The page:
The warning appears on Kraken’s latest blog post wherein it discusses a serious flaw in all of the Keepkey hardware wallets. The US exchange’s security research wing claims that it has found a way to hack seeds from Keepkey wallets. In retrospective, a seed phrase is a string of random words that allows owners to recover their cryptocurrency wallets. That said, anybody with access to seeds could gain access to cryptocurrency funds stored on a wallet.
Kraken found that Keepkey devices have an issue related to their microcontrollers. The exchange noted that people with physical access to victims’ crypto wallets could use specialized hardware to read their encrypted seeds. For that, the attacker would also need to crack the wallets’ pin code through brute force.
The issue now resides in each one of the Keepkey wallets in circulation. The company cannot solve it until it decides to replace them all with patched devices.
Keepkey rubbished Kraken’s findings based on its lack of relevance. The firm shared two articles discussing the same issue. One of them was penned by ShapeShift, which supports Keepkey as its premier wallet on its crypto-to-crypto exchange. The trading platform had written in June that Keepkey can protect clients’ funds from the most common attack vectors, such as viruses, malware, or remote hackers trying to steal private keys. Nevertheless, the firm is as helpless as any other wallet company when it comes to protecting clients’ devices from physical attacks.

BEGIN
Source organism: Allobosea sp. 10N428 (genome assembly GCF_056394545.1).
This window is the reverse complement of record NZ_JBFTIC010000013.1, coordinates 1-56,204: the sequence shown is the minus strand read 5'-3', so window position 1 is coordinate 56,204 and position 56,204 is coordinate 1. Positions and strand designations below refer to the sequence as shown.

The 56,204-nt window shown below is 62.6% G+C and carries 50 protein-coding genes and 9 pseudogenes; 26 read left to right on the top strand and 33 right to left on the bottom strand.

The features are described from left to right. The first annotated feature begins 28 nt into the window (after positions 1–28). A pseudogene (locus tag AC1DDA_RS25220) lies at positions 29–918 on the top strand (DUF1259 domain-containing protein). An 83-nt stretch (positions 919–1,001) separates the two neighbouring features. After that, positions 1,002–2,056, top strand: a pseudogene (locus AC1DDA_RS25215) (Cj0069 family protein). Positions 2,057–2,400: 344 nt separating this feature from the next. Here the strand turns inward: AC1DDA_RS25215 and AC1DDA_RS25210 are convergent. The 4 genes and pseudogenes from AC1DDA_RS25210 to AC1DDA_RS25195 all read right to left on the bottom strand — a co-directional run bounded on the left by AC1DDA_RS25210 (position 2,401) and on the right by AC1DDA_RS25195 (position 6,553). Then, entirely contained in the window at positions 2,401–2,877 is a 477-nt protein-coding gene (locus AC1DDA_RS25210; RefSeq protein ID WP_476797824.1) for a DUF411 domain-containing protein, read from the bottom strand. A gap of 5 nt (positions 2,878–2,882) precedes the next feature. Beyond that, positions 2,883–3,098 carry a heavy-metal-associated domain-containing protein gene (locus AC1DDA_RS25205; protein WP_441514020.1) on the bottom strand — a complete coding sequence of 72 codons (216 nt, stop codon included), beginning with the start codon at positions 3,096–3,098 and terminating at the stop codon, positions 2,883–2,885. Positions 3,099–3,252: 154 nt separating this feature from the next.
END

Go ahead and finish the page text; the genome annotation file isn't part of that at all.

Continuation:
Keepkey rival, Ledger, had responded similarly to a malware issue affecting its Nano S wallets back in 2018. After DocDroid reported that attackers could game the Ledger software by replacing the copied receiver addresses with its own, the firm had responded by saying that the issue was universal.
Charles Guillemet, the chief security officer at Ledger, demonstrated that hackers could guess Keepkey’s wallets’ passphrase in less than a minute by applying different combinations. Kraken reiterated the same evidence in its blog post, leading ShapeShift to write an eleven-step manual to fix the said problem.
Overall, the issue reminded what doomsday economist Nouriel Roubini had complained about cryptocurrencies. He had noted that anybody with a gun can steal private keys of wallets holding multi-million dollars worth of bitcoin. More so, there was no way for the victim to get the stolen funds back since crypto transactions are irreversible.
By Q3 2019, the cryptocurrency industry lost about $4.4 billion to frauds and thefts, noted CipherTrace in its report. As of June, the amount was $1.1 billion.